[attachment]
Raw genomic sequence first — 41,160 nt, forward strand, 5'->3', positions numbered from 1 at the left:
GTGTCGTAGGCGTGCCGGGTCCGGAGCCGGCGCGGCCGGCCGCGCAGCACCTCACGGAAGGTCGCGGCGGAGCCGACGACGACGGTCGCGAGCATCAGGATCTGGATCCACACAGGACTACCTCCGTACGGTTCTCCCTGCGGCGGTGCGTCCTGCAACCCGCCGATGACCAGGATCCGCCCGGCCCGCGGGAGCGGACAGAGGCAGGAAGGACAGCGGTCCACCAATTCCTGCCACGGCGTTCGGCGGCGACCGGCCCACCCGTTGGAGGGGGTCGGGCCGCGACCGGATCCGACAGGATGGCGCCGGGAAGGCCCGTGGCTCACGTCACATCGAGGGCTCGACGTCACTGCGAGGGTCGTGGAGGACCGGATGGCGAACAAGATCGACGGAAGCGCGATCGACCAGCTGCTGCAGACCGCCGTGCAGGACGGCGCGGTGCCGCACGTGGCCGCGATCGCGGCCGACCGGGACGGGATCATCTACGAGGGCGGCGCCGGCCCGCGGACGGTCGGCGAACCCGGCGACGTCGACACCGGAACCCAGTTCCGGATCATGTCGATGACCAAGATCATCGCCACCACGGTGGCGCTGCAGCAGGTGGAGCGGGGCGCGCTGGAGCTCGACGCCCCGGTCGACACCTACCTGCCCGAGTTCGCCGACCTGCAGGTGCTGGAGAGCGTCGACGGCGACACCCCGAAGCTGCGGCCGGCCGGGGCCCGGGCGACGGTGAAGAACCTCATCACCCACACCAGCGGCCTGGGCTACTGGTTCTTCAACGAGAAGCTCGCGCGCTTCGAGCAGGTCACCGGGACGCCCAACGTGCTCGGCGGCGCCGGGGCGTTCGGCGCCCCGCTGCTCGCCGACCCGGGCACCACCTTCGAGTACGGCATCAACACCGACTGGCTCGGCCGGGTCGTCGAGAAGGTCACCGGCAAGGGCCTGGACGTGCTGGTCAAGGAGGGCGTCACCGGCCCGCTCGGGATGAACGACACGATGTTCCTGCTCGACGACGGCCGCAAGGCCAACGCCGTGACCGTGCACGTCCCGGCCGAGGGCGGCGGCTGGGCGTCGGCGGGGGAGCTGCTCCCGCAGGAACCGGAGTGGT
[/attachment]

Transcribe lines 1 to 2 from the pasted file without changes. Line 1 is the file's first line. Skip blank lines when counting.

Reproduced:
Raw genomic sequence first — 41,160 nt, forward strand, 5'->3', positions numbered from 1 at the left:
GTGTCGTAGGCGTGCCGGGTCCGGAGCCGGCGCGGCCGGCCGCGCAGCACCTCACGGAAGGTCGCGGCGGAGCCGACGACGACGGTCGCGAGCATCAGGATCTGGATCCACACAGGACTACCTCCGTACGGTTCTCCCTGCGGCGGTGCGTCCTGCAACCCGCCGATGACCAGGATCCGCCCGGCCCGCGGGAGCGGACAGAGGCAGGAAGGACAGCGGTCCACCAATTCCTGCCACGGCGTTCGGCGGCGACCGGCCCACCCGTTGGAGGGGGTCGGGCCGCGACCGGATCCGACAGGATGGCGCCGGGAAGGCCCGTGGCTCACGTCACATCGAGGGCTCGACGTCACTGCGAGGGTCGTGGAGGACCGGATGGCGAACAAGATCGACGGAAGCGCGATCGACCAGCTGCTGCAGACCGCCGTGCAGGACGGCGCGGTGCCGCACGTGGCCGCGATCGCGGCCGACCGGGACGGGATCATCTACGAGGGCGGCGCCGGCCCGCGGACGGTCGGCGAACCCGGCGACGTCGACACCGGAACCCAGTTCCGGATCATGTCGATGACCAAGATCATCGCCACCACGGTGGCGCTGCAGCAGGTGGAGCGGGGCGCGCTGGAGCTCGACGCCCCGGTCGACACCTACCTGCCCGAGTTCGCCGACCTGCAGGTGCTGGAGAGCGTCGACGGCGACACCCCGAAGCTGCGGCCGGCCGGGGCCCGGGCGACGGTGAAGAACCTCATCACCCACACCAGCGGCCTGGGCTACTGGTTCTTCAACGAGAAGCTCGCGCGCTTCGAGCAGGTCACCGGGACGCCCAACGTGCTCGGCGGCGCCGGGGCGTTCGGCGCCCCGCTGCTCGCCGACCCGGGCACCACCTTCGAGTACGGCATCAACACCGACTGGCTCGGCCGGGTCGTCGAGAAGGTCACCGGCAAGGGCCTGGACGTGCTGGTCAAGGAGGGCGTCACCGGCCCGCTCGGGATGAACGACACGATGTTCCTGCTCGACGACGGCCGCAAGGCCAACGCCGTGACCGTGCACGTCCCGGCCGAGGGCGGCGGCTGGGCGTCGGCGGGGGAGCTGCTCCCGCAGGAACCGGAGTGGT